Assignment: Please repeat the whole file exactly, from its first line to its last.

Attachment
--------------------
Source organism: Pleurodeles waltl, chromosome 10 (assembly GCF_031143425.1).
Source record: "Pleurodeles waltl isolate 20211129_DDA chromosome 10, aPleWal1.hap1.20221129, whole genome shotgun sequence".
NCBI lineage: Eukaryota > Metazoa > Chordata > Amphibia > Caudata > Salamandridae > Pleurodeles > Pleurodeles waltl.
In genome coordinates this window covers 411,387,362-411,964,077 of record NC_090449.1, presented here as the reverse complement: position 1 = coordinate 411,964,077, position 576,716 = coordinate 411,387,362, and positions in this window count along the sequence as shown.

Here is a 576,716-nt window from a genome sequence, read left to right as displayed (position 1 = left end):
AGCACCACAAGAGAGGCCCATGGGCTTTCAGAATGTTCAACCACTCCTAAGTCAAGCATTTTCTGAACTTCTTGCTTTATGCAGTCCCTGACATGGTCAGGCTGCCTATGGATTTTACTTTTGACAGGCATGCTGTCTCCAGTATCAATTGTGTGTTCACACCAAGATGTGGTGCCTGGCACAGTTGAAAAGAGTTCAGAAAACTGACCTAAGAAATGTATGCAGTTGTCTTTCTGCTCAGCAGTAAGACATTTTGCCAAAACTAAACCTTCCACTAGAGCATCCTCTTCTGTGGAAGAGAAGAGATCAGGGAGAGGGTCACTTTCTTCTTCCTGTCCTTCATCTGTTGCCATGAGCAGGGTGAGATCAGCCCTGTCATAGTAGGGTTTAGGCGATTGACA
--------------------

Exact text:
Source organism: Pleurodeles waltl, chromosome 10 (assembly GCF_031143425.1).
Source record: "Pleurodeles waltl isolate 20211129_DDA chromosome 10, aPleWal1.hap1.20221129, whole genome shotgun sequence".
NCBI lineage: Eukaryota > Metazoa > Chordata > Amphibia > Caudata > Salamandridae > Pleurodeles > Pleurodeles waltl.
In genome coordinates this window covers 411,387,362-411,964,077 of record NC_090449.1, presented here as the reverse complement: position 1 = coordinate 411,964,077, position 576,716 = coordinate 411,387,362, and positions in this window count along the sequence as shown.

Here is a 576,716-nt window from a genome sequence, read left to right as displayed (position 1 = left end):
AGCACCACAAGAGAGGCCCATGGGCTTTCAGAATGTTCAACCACTCCTAAGTCAAGCATTTTCTGAACTTCTTGCTTTATGCAGTCCCTGACATGGTCAGGCTGCCTATGGATTTTACTTTTGACAGGCATGCTGTCTCCAGTATCAATTGTGTGTTCACACCAAGATGTGGTGCCTGGCACAGTTGAAAAGAGTTCAGAAAACTGACCTAAGAAATGTATGCAGTTGTCTTTCTGCTCAGCAGTAAGACATTTTGCCAAAACTAAACCTTCCACTAGAGCATCCTCTTCTGTGGAAGAGAAGAGATCAGGGAGAGGGTCACTTTCTTCTTCCTGTCCTTCATCTGTTGCCATGAGCAGGGTGAGATCAGCCCTGTCATAGTAGGGTTTAGGCGATTGACA